AN IMPORTANT feature of the modern Commonwealth has become worryingly obscured in UK debates about its significance: intra-Commonwealth trade and investment flows between its 53 member states (about a third of the world’s population) are growing at a huge pace.
Far from being a relic of Britain’s imperial past, today’s Commonwealth connects at least half a dozen of the world’s fastest-growing and most dynamic economies, offering big new consumer markets and generating investment capital from its high saving societies. And more is coming, especially in Africa, where massive hydrocarbon resources are becoming commercially recoverable and transforming the prospects of countries across the continent.
The latest figures suggest that some 20 per cent of world trade now takes place between Commonwealth states. Investment flows are more difficult to track, but we know that money is moving from Australia, India, Canada and Malaysia into other Commonwealth states (including the UK). Smaller African countries, hitherto seen as problem nations, are well into the growth phase. Indeed, Mozambique is planning to set up a sovereign wealth fund, from which indebted Western countries will no doubt soon be borrowing.
All this contradicts the message we were given 40 years ago, when Britain signed up as a member of the European Economic Community. Then, the argument was that all the growth worth having would be in Europe, and Britain could safely turn its back on the Commonwealth. Now we face the opposite situation. Europe stagnates, while Commonwealth nations, with the other emerging markets to which they act as gateways, look much the brightest.
But what about the EU’s Single Market? Ironically, the area where Britain’s strengths have blossomed – the export of services – is the one where the Single Market does not yet apply. When it comes to supplying services, it is not tariffs and quotas which count, but common cultures, customs, and language – precisely the qualities which bind the Commonwealth together.
The EU scene is riddled with invisible barriers, regulations and local procedures which make free trade in the supply of services virtually non-existent. Meanwhile, the spread of near total and constant connectivity between interests, markets and professions has only served to make the Commonwealth still more attractive. English – the almost universal working language – has combined with the internet to make the modern Commonwealth almost the dream soft power platform and network.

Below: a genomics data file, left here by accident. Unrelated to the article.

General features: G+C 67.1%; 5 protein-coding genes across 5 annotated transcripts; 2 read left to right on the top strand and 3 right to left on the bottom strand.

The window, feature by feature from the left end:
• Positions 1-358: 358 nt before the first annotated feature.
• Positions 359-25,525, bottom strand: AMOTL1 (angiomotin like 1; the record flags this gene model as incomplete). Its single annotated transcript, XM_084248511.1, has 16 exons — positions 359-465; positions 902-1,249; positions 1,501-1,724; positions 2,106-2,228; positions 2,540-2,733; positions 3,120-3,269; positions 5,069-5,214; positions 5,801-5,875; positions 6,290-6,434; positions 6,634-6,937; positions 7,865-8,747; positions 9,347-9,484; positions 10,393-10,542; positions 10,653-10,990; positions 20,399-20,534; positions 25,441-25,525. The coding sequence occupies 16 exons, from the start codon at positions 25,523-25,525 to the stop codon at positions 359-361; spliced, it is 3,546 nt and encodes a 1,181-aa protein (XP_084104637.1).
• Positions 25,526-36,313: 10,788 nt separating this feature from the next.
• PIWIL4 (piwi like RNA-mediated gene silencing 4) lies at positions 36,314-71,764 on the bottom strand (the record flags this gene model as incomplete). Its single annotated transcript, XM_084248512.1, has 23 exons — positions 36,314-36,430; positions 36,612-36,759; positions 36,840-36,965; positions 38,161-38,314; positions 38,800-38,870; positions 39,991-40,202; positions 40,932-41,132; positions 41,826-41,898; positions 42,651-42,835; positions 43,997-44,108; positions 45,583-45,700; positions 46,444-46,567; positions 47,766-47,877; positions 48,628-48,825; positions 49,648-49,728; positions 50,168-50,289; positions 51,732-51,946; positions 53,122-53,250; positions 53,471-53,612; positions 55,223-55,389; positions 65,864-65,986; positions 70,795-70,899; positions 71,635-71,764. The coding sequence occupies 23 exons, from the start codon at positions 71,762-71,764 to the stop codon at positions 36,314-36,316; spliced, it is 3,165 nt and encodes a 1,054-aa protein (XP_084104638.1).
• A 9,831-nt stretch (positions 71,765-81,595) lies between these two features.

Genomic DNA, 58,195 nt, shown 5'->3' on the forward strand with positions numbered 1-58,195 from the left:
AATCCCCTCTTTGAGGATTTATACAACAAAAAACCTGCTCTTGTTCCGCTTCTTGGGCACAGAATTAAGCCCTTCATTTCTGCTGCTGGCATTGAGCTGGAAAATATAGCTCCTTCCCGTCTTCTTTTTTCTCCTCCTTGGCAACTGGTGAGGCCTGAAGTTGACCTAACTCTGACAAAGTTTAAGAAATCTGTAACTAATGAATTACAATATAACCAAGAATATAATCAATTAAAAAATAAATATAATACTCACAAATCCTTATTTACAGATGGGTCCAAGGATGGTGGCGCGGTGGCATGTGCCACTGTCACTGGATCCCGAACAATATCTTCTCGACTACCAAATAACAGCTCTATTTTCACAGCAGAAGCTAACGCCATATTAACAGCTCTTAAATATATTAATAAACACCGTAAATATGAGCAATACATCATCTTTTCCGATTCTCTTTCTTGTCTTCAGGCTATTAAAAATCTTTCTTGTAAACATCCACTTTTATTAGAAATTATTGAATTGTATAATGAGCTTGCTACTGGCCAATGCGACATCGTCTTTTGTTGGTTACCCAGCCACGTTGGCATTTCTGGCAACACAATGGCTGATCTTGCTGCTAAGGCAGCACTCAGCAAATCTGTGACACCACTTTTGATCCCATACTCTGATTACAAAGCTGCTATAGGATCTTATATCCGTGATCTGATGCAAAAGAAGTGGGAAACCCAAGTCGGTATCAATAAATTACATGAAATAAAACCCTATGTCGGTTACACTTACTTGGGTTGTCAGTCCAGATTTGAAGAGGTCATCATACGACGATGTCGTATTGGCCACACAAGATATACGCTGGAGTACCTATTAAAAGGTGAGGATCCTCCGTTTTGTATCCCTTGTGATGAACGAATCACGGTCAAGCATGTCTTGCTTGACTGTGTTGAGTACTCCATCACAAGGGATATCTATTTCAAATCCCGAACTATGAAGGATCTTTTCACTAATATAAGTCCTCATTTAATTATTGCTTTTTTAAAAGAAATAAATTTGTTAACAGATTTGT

Business and values are not in separate boxes. They are threaded together. States with good governance and a record in upholding the rule of law create a climate of trust. Several studies have confirmed that a premium exists for people from one Commonwealth country investing in another. Some put it as high as 20 per cent. Familiarity with standards, legal procedures, and accountancy methods build the trust which makes decisions more secure. In tables of the best places to do business, Commonwealth countries are rising.
None of this means that the Commonwealth can replace the EU. It merely confirms that the two worlds complement each other, and a Britain that is alert and agile is ideally placed to work both systems to its benefit.
British exports to the Commonwealth start from a low point, and now make up about 12 per cent of total UK exports. This is not surprising, given the focus of successive governments. But the statistics lag terribly and it is the trend that matters. One of the few UK-based bodies to shed light on UK-Commonwealth trade volumes is Commonwealth Exchange, whose recent publication on the subject is an eye-opener. Much the biggest percentage export increases are with Commonwealth countries – India, South Africa, Australia, Canada, Singapore, for example. From 2001 to 2010, the UK’s total trade with the Commonwealth grew by 65 per cent.
All the signs are that UK exports to Commonwealth markets should now grow strongly. But let’s hope our competitors, with none of our connections, have not got there first. Yet that is exactly what has been happening. At the recent gathering in Sri Lanka, China reportedly sent a 70-strong delegation to the Commonwealth Business Council’s Forum. Japan and several Gulf states also turned up with large contingents. They sense where business is going. And it’s no wonder that other nations want to join, or get closer, to the Commonwealth family. They, too, can see the potential.
But do policymakers in Britain see things so clearly, realise what a lucky legacy has come our way, and understand how it should now be used?
Lord Howell is chair of the Council of Commonwealth Societies, president of the Royal Commonwealth Society, and a former minister for the Commonwealth.